Walker Art Building and Bowdoin College Museum of Art
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The Bowdoin College Museum of Art, also know as the Walker Art Building, is a premier example of turn of the century Beaux-Arts classicism. It was designed by the leading Beaux-Arts architect, Charles Follen McKim, who also designed the commanding Boston Public Library and the Morgan Library in New York, to which many compare the Museum. In the Walker's combination of brick and limestone, McKim generates the right note of formality and informality for a college, as in McKim's gates for the Harvard Yard. The architect's quest is a "highly resistant little strongbox that marks the arrival of art as an independent 'civilizing' force in the rural campus." (Paul Byard, March 2003 campus visit). While designing the Walker, McKim was heavily involved in the design of the World's Columbian Exposition, which became in 1893 the built "manifesto" for a more vigorous engagement with the classicism of the École des Beaux-Arts in Paris.
The building is in an interesting position from the point of view of preservation. The College has worked hard to take good care of the original strongbox, for example recently replacing the roof and skylights and re-coppering the dome. The work has been well done and, once the new copper dome oxidizes, will make available the experience McKim intended for the campus. However, the stresses of more than a century's efforts to make the building work as a college art museum show in interesting ways. Even with a new roof and skylights, there is still evidence that skylights in the principal galleries still leak. Crackling in the plaster of another gallery may be an additional consequence of the fact that when the underground connection to the new Visual Arts Center was built the original natural ventilation system was closed down in anticipation of the installation of air conditioning. The air conditioning was postponed for budgetary reasons, however, leaving the old building with no proper ventilation and indeed with no effective system of climate control. The result presents difficulties not only for the building's fabric and the collection, but also for Bowdoin's attempts to borrow works of art from other institutions. The same effort to make the building serviceable for a growing collection and to connect it to other arts facilities has included the creation of space for offices, storage, and other supporting uses under the terraces. As these spaces have developed along with that project, they have turned out to be substantially uninhabitable and need major work if they are to continue to support the old building as a working art museum. Addressing preservation issues at the Walker will have two principal thrusts. The first is the need to make on-going maintenance work not simply a response to emergencies but rather part of a continuous cyclical maintenance program executed to an appropriate and consistent set of technical preservation standards. The second is the need to find a way to address the very difficult question of renovation and expansion, while not compromising the old building's strength and autonomy.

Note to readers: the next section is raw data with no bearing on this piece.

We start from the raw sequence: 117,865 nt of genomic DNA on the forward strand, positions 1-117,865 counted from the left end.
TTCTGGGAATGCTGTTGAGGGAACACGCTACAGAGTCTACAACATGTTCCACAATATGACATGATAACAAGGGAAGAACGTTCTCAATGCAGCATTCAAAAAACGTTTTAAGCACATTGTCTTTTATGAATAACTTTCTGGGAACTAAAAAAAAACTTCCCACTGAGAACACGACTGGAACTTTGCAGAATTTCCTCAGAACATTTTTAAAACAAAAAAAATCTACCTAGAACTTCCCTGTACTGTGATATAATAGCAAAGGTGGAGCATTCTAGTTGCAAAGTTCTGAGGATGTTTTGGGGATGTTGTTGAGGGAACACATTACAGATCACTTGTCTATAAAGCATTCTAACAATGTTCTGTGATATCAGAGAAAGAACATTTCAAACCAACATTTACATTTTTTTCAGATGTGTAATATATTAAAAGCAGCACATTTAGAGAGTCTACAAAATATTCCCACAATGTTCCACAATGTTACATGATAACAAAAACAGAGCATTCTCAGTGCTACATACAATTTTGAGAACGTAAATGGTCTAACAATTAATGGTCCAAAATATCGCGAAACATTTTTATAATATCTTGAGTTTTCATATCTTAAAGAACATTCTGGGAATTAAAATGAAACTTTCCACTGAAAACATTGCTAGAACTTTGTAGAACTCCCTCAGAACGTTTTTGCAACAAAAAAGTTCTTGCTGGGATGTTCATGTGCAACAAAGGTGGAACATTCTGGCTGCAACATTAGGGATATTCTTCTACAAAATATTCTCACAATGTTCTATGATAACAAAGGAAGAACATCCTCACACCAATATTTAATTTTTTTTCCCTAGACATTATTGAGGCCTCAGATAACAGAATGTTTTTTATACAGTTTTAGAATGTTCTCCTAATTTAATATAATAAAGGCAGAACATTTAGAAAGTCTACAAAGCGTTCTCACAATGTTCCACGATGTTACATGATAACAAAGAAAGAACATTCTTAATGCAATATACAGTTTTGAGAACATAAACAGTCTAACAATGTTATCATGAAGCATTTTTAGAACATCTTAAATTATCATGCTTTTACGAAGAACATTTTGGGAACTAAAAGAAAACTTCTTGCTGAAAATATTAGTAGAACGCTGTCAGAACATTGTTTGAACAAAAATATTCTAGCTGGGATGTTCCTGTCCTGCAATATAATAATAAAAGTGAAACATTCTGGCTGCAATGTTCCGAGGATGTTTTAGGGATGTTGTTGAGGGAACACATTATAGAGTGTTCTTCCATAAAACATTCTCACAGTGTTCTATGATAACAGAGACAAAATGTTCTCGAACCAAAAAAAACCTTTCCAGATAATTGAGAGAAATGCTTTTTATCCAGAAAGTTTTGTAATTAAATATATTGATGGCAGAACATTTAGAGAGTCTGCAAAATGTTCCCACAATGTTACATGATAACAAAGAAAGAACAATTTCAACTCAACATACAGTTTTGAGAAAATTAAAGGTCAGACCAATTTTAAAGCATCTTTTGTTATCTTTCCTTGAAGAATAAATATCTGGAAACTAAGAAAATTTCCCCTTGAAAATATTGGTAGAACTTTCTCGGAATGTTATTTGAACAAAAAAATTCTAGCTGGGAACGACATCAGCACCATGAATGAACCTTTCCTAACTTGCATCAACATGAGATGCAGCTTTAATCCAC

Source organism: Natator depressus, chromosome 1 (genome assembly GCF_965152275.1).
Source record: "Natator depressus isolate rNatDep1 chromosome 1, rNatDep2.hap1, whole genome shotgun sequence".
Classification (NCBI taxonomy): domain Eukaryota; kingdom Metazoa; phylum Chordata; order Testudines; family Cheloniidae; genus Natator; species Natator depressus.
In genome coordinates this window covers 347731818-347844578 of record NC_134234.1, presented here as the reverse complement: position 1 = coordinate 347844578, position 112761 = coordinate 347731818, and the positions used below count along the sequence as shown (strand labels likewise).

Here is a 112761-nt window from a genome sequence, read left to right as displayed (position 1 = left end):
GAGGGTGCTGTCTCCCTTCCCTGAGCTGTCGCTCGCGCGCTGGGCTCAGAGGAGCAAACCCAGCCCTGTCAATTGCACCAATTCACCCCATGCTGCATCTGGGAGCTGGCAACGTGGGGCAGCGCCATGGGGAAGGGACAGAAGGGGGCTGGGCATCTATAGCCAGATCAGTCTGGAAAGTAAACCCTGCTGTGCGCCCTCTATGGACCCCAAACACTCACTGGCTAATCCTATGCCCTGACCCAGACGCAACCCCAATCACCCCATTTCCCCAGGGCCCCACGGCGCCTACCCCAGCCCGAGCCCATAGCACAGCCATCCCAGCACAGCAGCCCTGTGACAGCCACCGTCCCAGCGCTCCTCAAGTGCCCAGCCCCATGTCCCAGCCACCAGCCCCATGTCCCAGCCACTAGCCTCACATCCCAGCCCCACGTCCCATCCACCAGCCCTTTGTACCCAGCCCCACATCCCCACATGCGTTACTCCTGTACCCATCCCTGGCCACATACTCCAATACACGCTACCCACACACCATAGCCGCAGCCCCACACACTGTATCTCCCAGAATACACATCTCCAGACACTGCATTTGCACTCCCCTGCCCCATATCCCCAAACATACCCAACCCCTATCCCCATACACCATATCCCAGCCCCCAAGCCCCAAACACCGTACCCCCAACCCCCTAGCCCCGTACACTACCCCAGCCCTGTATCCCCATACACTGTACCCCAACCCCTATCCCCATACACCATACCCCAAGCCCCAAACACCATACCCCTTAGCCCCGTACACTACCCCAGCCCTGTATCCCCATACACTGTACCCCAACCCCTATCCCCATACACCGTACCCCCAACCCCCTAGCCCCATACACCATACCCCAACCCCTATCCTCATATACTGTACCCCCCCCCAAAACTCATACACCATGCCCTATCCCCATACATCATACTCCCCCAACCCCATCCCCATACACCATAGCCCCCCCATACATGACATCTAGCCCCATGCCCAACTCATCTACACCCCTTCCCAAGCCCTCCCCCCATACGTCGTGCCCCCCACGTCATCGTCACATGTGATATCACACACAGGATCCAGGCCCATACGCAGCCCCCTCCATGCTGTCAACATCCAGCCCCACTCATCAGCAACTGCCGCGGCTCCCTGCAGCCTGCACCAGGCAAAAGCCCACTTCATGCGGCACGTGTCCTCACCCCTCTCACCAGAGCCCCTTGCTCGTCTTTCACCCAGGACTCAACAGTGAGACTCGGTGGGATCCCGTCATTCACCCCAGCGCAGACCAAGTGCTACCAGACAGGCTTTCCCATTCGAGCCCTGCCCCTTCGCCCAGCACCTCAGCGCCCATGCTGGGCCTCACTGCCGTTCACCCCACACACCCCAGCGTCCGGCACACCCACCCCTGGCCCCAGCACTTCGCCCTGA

Anderson, Patricia McGraw. The Architecture of Bowdoin College. Brunswick, Me.: Bowdoin College Museum of Art, 1988.
Anderson, Patricia McGraw. "Preserving the Past." Bowdoin Magazine 69.3 (Summer 1998): 52.
Hatch, Louis Clinton. The History of Bowdoin College. Portland, ME: Loring, Short & Harmon, 1927.
Klauder, Charles Z., and Herbert C. Wise. College Architecture in America and Its Part in the Development of the Campus. New York; London: C. Scribner's Sons, 1929.
Schuyler, Montgomery. "The Architecture of American Colleges VII. Brown, Bowdoin, Trinity and Wesleyan." Architectural Record 29 (February 1911): 144-66.
Shettleworth, Earle G., Jr., and Frank A. Beard. Federal Street Historic District [including Bowdoin College]. National Register of Historic Places designation report. Washington, DC: U.S. Department of the Interior/National Park Service, 1976.